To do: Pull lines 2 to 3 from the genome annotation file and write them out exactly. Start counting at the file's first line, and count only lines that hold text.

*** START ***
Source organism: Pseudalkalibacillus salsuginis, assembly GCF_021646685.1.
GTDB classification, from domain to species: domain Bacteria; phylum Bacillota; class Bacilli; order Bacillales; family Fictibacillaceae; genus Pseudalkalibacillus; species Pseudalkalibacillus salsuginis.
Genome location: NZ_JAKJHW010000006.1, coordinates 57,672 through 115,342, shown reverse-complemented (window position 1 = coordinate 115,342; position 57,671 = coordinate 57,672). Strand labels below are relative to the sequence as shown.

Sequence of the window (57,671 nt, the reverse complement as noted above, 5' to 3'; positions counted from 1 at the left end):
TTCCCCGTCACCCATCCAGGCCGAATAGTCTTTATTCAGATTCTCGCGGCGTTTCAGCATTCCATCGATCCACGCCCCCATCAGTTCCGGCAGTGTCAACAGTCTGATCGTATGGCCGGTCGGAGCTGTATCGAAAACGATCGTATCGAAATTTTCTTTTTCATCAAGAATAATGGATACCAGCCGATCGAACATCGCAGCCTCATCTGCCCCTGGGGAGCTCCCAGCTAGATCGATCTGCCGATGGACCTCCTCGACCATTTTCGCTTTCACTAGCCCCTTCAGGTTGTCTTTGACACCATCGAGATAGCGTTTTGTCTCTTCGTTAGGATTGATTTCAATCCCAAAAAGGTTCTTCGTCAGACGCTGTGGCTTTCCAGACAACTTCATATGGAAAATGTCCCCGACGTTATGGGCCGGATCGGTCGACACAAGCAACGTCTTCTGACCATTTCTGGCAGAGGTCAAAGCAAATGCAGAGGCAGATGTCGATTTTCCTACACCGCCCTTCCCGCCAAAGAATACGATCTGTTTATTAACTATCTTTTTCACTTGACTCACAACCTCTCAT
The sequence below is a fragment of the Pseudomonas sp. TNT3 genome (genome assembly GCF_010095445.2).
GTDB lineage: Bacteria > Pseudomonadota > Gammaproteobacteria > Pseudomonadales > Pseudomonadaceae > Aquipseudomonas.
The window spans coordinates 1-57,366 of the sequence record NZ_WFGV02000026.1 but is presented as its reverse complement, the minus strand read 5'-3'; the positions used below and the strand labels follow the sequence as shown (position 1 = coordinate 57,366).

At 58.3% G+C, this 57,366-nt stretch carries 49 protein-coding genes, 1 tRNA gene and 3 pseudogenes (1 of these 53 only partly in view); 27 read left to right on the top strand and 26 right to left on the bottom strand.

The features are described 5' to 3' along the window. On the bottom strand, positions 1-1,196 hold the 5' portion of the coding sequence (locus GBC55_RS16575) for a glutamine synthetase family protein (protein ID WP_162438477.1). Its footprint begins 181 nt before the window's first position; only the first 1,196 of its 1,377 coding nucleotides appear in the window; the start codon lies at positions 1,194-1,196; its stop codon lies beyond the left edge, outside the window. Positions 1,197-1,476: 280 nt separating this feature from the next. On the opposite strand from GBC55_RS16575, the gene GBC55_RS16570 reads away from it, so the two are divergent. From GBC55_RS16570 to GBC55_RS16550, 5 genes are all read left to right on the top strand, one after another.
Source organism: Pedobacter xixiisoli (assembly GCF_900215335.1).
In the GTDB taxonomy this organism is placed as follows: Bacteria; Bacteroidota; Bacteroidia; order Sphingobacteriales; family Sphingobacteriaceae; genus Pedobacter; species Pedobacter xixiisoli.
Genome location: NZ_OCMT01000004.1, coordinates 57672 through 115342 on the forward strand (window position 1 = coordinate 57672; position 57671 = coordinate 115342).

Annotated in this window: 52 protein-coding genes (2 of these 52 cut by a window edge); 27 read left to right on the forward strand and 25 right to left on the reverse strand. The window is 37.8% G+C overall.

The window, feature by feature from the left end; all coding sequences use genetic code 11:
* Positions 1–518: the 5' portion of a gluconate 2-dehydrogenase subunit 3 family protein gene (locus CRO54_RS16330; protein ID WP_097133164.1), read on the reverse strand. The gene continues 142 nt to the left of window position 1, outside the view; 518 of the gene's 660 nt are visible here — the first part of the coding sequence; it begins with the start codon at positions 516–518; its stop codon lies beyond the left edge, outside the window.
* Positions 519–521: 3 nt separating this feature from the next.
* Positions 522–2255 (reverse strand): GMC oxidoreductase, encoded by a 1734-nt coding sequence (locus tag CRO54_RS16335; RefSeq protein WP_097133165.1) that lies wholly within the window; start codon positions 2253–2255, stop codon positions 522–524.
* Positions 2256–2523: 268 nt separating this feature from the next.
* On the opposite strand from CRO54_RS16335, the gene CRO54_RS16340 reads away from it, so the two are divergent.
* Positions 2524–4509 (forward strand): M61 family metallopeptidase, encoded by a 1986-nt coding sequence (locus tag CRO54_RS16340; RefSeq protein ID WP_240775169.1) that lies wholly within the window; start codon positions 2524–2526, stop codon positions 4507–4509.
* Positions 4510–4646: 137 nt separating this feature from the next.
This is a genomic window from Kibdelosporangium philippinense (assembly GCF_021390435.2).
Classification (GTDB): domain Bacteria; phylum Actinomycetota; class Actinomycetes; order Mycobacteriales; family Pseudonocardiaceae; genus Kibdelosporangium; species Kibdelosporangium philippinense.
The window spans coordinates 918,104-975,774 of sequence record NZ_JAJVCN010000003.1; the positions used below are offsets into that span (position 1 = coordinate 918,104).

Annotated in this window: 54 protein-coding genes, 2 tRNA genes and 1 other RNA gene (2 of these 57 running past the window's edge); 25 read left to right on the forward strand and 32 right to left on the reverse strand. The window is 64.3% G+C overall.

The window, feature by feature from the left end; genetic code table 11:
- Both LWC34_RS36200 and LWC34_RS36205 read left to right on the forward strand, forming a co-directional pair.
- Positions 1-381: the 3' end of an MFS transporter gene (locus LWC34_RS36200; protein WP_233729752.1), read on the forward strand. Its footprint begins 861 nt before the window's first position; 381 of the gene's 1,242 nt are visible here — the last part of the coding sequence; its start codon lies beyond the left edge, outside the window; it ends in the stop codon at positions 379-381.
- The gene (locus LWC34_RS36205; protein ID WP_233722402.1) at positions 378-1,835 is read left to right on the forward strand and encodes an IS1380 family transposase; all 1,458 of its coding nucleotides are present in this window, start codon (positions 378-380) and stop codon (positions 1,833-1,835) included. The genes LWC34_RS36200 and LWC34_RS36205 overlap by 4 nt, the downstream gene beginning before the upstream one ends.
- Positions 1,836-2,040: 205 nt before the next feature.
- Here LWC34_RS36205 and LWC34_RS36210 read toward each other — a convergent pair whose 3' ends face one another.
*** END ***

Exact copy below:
GTDB classification, from domain to species: domain Bacteria; phylum Bacillota; class Bacilli; order Bacillales; family Fictibacillaceae; genus Pseudalkalibacillus; species Pseudalkalibacillus salsuginis.
Genome location: NZ_JAKJHW010000006.1, coordinates 57,672 through 115,342, shown reverse-complemented (window position 1 = coordinate 115,342; position 57,671 = coordinate 57,672). Strand labels below are relative to the sequence as shown.